Photo credit: UC Riverside

The mosquito species, Aedes aegypti is a carrier of diseases such as dengue, chikungunya, yellow fever and Zika Virus. In a bid to eradicate the species, researchers have used gene editing. 

The researchers, from the University of California, Riverside develop mosquitoes whose germlines express the Cas9 enzyme in a more stable way. The result is a yellow, three-eyes, wingless mosquito, which is made possible through disruptions in the insect’s cuticle, wgming and eye development. The transgenic mosquitoes are more susceptible to the use of CRISPR-Cas9 to facilitate edits that could lead to the eventual eradication of the species. 

Lead researcher, Omar Akbari, an assistant professor of entomology at UC Riverside, published the study in the journal of the Proceedings of the National Academy of Sciences (PNAS)

This reportedly is just the start, the future plan is to combine CRISPR-Cas9 with the use of gene drives systems, a technology that increases the chance for a particular gene to express from a parent organism to its offspring.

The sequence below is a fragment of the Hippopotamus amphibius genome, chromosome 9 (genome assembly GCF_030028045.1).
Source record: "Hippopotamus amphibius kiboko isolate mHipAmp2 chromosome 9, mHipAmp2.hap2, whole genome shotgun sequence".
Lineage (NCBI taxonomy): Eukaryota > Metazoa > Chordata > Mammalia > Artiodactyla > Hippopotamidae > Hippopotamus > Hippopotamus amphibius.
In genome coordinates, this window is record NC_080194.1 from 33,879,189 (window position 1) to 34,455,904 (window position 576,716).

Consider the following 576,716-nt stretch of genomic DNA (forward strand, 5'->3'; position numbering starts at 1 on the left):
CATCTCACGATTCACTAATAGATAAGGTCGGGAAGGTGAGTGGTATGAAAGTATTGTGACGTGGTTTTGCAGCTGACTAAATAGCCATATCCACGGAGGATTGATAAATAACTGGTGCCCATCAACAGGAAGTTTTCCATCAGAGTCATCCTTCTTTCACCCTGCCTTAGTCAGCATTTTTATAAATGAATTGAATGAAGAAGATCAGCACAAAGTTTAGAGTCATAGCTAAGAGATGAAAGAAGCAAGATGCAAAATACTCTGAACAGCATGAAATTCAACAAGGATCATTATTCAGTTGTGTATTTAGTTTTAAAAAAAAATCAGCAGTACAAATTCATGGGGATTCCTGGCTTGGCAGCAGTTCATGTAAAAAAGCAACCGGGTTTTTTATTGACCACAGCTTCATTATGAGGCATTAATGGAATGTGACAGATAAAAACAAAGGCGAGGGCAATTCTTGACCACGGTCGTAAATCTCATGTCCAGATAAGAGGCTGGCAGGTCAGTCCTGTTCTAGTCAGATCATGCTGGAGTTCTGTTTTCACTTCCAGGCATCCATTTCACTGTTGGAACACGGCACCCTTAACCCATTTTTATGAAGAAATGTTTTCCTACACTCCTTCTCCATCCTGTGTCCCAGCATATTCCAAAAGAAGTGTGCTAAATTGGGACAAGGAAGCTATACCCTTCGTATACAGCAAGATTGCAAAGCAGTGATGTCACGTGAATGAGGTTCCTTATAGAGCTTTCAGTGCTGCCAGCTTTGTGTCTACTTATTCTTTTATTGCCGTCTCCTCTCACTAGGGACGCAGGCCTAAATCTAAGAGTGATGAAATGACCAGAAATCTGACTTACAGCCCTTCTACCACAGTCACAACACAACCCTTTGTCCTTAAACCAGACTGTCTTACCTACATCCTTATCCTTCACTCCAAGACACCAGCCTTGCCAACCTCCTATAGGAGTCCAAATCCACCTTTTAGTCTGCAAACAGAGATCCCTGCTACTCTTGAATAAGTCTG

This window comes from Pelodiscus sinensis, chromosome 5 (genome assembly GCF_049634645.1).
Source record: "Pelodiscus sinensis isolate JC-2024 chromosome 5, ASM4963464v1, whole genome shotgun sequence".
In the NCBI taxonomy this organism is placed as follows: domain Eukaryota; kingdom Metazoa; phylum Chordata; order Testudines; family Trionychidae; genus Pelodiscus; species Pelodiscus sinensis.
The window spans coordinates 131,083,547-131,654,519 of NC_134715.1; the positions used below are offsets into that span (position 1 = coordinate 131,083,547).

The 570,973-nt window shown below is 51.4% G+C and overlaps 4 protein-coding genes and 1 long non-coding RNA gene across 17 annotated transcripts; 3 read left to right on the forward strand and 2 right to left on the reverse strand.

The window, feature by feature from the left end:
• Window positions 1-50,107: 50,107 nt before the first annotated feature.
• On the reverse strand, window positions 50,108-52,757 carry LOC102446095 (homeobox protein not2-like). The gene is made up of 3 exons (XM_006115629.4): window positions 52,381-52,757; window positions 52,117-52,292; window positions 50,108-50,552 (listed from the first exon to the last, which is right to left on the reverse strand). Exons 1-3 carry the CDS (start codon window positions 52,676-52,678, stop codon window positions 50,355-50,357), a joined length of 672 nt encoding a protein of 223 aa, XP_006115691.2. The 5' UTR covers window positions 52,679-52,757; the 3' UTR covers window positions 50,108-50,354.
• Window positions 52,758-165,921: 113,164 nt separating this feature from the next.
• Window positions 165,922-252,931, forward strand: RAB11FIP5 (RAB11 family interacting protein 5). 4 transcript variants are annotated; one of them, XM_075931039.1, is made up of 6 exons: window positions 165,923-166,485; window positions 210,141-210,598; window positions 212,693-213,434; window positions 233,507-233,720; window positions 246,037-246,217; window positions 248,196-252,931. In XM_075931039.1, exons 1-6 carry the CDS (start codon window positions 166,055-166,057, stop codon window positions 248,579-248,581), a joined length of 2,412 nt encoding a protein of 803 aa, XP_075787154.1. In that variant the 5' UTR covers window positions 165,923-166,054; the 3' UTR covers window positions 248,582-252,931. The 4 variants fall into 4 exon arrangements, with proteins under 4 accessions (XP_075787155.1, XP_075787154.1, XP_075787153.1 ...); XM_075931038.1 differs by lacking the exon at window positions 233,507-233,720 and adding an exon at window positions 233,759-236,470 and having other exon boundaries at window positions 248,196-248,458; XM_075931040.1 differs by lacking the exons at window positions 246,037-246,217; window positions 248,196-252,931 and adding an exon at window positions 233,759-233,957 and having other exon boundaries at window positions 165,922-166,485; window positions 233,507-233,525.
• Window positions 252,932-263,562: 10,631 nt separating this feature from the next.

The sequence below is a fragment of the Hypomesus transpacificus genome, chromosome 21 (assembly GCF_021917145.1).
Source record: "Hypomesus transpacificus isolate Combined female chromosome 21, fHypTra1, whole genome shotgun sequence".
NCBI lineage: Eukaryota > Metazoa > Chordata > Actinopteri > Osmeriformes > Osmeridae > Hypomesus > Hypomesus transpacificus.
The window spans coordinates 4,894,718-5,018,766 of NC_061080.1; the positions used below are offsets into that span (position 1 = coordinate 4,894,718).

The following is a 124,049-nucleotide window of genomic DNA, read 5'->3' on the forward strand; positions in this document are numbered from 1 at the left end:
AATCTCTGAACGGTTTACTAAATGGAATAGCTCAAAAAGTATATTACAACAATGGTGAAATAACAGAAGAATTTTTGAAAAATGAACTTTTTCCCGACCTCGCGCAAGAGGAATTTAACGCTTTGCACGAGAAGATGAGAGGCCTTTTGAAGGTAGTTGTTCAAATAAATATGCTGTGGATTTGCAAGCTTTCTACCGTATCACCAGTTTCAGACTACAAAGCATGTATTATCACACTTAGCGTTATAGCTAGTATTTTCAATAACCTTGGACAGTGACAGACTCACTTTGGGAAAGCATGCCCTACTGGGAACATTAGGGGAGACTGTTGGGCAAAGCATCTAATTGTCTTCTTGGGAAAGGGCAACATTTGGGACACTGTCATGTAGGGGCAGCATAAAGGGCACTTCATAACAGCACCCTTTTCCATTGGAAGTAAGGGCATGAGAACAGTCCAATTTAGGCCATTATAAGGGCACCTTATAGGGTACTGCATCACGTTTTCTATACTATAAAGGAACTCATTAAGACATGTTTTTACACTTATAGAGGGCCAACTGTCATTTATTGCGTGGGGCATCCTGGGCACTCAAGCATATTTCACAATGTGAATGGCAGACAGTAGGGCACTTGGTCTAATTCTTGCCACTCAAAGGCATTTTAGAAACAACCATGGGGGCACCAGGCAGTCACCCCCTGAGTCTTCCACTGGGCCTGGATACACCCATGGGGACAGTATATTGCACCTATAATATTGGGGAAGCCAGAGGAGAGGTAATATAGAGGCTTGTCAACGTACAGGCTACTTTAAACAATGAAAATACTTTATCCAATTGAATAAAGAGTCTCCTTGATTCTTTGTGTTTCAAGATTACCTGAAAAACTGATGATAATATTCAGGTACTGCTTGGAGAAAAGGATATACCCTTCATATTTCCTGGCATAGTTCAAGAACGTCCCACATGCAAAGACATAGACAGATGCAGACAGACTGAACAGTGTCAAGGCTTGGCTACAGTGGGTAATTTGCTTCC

Akbari said, “These Cas9 strains can be develop split-gene drives which are a form of gene-drive by which the Cas9 and the guide RNA’s are inserted at separate genomic loci and depend on each other for spread. This is the safest way to develop and test gene drives in the laboratory to ensure no spread into the wild.”

The potential of the gene drives would push for the expression of the genes that limit the mosquitoe’s sight, flight and feeding, all using a technique that disrupts a target gene in multiple sites called multiplexing. 

However, using gene drives does bring with it some unwanted effects. One of the most concerning thoughts is that a gene drive could obtain the power to effect an entire species. Therefore, the gene drives should be dealt with great thought and educated hesitation. The dangers don’t seem to concern Abkari, he concluded, “Next steps should be undertaken to identify the regulatory sequences that can be used to express the guide RNAs from the genome, and once these sequences are identified gene drives in the species should be turnkey.”